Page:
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Coping with Grief

Losing somebody close to you is one of the hardest things for anybody to deal with, and all of us will experience it at some point. There is no easy way to take away the pain, and all we can ask is to be with our remaining friends and family during this difficult time.

But although grief can be a harrowing experience for many people, there will come a time when we can move on with our lives. We will still remember them, love them, and wish they were here, but the pain subsides, at least for most of the time.

It’s inevitable that most of us will go through the grieving process at some point, including people from all walks of life. Regardless, it can help to recognize the symptoms of grief, which include but are not limited to the following:

  • Shock: The news of a loved one’s death can come as a shock, and it can be difficult to process. Some people may even refuse to believe it and expect the deceased to turn up at some point.
  • Sadness: Most people going through grief will feel sad, albeit to varying levels. For some people, the sadness can be difficult to cope with.
  • Fear: Losing somebody that played a big part in your life can lead to anxiety about your future. It can even remind us of our own mortality.
  • Guilt: Some people might feel as though they could have done more to prevent the departed from dying, even if such thoughts are not justified. Their reactions to the bereavement can also cause feelings of guilt.
  • Anger: Many people will feel a sense of anger over the loss of their loved one. A 3rd party will sometimes receive the brunt of the pain regardless of whether they’re at fault.
  • Physical Symptoms: Grief will also cause some unwelcome physical symptoms, such as nausea, aches and pains, fatigue, insomnia, and a weakened immune system.

While there may be no magic answer to take grief away, we can at least take steps to ensure that we cope as well as possible with it. Here’s a brief look into what you can do to help yourself and others to cope with the grieving process.

Acknowledge Your Suffering

Many people will try to put on a brave face after suffering a loss. Some might think they have to be strong for other people, especially when children are involved. Regardless of the reasons, one of the most important steps is to acknowledge the pain you’re going through and accept that it’s going to be a tough time.

When acknowledging your suffering, remind yourself that it’s normal to be feeling emotional and confused and you shouldn’t give yourself a hard time about it. Acknowledging that you’re going through a hard experience will also help prevent you from bottling your emotions up, which would likely make things worse for you and others.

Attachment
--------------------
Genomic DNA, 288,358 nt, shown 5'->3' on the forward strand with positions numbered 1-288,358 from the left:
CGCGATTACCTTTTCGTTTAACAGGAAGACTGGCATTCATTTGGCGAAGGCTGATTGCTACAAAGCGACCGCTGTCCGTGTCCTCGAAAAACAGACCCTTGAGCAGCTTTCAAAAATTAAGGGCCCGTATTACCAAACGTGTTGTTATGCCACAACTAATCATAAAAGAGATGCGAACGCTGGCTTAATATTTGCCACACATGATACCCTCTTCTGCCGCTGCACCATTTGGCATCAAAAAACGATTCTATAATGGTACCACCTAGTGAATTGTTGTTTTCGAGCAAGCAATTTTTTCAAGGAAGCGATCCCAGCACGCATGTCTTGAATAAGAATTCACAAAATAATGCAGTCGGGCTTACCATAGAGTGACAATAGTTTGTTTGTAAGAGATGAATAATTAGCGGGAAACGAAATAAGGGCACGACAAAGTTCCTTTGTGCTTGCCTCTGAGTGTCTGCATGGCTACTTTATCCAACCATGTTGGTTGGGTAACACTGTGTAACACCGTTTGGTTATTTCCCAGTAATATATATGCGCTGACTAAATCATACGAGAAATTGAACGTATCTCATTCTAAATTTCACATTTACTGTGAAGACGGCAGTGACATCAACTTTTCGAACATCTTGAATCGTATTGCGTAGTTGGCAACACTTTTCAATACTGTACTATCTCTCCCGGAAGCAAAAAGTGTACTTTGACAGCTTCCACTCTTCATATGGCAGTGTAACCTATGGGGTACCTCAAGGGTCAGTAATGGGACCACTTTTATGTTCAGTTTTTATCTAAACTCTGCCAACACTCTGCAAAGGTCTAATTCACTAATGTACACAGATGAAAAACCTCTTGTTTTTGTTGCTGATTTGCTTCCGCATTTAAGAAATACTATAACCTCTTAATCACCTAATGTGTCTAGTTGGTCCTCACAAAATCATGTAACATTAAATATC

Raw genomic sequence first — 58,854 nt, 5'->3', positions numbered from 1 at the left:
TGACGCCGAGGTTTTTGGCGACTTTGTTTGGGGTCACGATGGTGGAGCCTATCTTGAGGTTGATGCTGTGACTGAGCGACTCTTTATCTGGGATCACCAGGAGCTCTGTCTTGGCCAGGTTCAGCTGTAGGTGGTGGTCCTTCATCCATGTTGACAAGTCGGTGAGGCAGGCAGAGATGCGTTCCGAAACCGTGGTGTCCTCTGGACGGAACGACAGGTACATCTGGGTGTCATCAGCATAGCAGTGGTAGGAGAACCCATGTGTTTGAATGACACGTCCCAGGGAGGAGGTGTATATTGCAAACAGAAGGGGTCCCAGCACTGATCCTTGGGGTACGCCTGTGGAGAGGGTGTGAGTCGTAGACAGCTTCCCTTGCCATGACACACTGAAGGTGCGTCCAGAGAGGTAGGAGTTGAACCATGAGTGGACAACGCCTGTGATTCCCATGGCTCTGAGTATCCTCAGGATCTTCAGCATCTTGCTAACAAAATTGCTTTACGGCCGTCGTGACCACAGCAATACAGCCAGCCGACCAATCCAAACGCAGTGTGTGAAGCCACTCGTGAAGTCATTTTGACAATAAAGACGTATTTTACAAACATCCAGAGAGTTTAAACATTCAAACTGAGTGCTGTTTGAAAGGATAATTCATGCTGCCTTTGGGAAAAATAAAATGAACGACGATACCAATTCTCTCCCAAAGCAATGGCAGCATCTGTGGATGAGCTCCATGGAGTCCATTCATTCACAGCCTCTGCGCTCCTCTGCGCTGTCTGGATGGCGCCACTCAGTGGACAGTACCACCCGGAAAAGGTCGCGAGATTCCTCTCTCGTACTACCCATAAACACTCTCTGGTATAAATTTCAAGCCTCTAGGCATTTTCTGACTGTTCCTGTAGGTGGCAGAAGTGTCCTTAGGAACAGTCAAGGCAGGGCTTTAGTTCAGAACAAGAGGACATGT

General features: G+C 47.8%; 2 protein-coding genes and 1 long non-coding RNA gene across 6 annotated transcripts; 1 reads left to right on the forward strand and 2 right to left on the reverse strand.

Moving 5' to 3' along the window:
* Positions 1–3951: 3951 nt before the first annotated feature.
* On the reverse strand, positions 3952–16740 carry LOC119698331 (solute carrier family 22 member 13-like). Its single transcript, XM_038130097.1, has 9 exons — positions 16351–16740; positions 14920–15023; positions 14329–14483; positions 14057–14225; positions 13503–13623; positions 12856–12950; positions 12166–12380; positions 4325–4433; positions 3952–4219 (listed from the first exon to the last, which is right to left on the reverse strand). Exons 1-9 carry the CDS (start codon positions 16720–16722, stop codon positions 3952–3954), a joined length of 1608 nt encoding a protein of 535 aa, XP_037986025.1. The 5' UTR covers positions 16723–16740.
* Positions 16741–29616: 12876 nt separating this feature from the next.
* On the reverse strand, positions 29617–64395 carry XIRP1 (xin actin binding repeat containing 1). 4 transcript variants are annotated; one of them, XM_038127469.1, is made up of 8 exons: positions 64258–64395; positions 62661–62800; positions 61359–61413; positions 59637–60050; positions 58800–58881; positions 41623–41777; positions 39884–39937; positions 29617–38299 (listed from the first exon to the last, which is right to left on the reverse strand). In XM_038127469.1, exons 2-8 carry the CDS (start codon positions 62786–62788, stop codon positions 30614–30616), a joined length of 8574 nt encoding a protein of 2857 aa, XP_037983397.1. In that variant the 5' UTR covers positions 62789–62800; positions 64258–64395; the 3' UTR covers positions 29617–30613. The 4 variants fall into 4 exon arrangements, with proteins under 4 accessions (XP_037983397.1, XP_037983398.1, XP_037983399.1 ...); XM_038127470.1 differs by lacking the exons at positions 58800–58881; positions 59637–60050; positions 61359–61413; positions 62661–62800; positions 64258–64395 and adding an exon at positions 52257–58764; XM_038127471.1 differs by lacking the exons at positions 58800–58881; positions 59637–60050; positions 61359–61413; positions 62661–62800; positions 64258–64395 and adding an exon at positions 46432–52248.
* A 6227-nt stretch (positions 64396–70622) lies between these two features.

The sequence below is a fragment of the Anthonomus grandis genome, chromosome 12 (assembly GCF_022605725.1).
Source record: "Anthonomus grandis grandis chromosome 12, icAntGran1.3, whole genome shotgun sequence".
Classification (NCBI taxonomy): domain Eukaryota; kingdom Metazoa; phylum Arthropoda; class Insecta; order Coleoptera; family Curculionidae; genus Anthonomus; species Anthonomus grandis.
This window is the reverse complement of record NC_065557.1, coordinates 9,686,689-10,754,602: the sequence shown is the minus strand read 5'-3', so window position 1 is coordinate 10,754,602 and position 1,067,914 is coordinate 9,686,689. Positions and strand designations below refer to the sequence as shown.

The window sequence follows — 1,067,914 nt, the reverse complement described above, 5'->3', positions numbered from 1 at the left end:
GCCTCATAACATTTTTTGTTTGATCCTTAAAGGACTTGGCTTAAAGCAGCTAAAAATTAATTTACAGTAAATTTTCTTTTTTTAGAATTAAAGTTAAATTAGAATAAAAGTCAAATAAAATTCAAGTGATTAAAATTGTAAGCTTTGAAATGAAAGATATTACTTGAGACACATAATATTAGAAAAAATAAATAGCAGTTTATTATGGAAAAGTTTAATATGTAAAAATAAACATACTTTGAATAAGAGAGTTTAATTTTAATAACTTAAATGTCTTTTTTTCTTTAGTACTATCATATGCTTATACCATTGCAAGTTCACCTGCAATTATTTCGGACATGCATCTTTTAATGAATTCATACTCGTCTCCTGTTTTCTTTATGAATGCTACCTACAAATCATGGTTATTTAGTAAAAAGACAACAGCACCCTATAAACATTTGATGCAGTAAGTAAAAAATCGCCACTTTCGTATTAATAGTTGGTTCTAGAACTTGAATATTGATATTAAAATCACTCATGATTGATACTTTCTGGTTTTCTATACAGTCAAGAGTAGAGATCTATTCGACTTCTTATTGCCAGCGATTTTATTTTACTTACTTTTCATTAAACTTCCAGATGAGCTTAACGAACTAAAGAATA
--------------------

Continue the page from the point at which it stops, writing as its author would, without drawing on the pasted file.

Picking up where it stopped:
Speak With Friends and Family

It’s important for the grieving process that you’re open with other people about your feelings. Don’t be afraid to say how you’re feeling and discuss it with those closest to you.

And while nobody wants to attend funerals and other ceremonies, they do often bring people together who don’t see each other often otherwise. For example, the death of a parent can bring siblings together, helping them remember the good times they had with the departed. Some people might even share funny stories, and laughing is a great way to release emotion.

Take a Break

If you can, take a week or two of work while you process everything, or at least a few days. You might also be busy with funeral arrangements and other commitments that help make it a good idea to take some time off work. Most employers will be very understanding and not expect you to work so soon after you’ve lost somebody.

If you can’t take time off work, or you can only get a little time, it can be a good idea to let your manager know what has happened. It will likely be difficult to focus and perform well after a bereavement, and others should know to be patient and understanding.

Ask for Help

It’s OK to ask for help if you’re feeling inundated. For example, you might be struggling with the funeral arrangement and need some help with organizing everything. After all, it can be very difficult to concentrate when you can’t stop thinking about the loss of your loved one.

And don’t be afraid to ask for help emotionally. Grieving is difficult for everybody and it’s OK to reach out to friends and family for a hug and some emotional support. If you feel as though the grief is too much for you then you can consider speaking with a doctor, although this is not usually necessary.

Look After Yourself

Remember that it’s essential to look after yourself no matter how bad you might be feeling. Make sure to eat properly and get plenty of rest. Neglecting your own well-being will only likely make things worse and they certainly won’t help you feel any better. You should also make sure to do the things you enjoy doing and avoid locking yourself away from everybody else.

Get in Touch

Losing a loved one is a difficult experience for anybody, and we are here to help. The team at Family Funerals is happy to take your call and help however we can. And while we can’t take the pain away, we can at least help make the process go as smoothly and stress-free for all involved.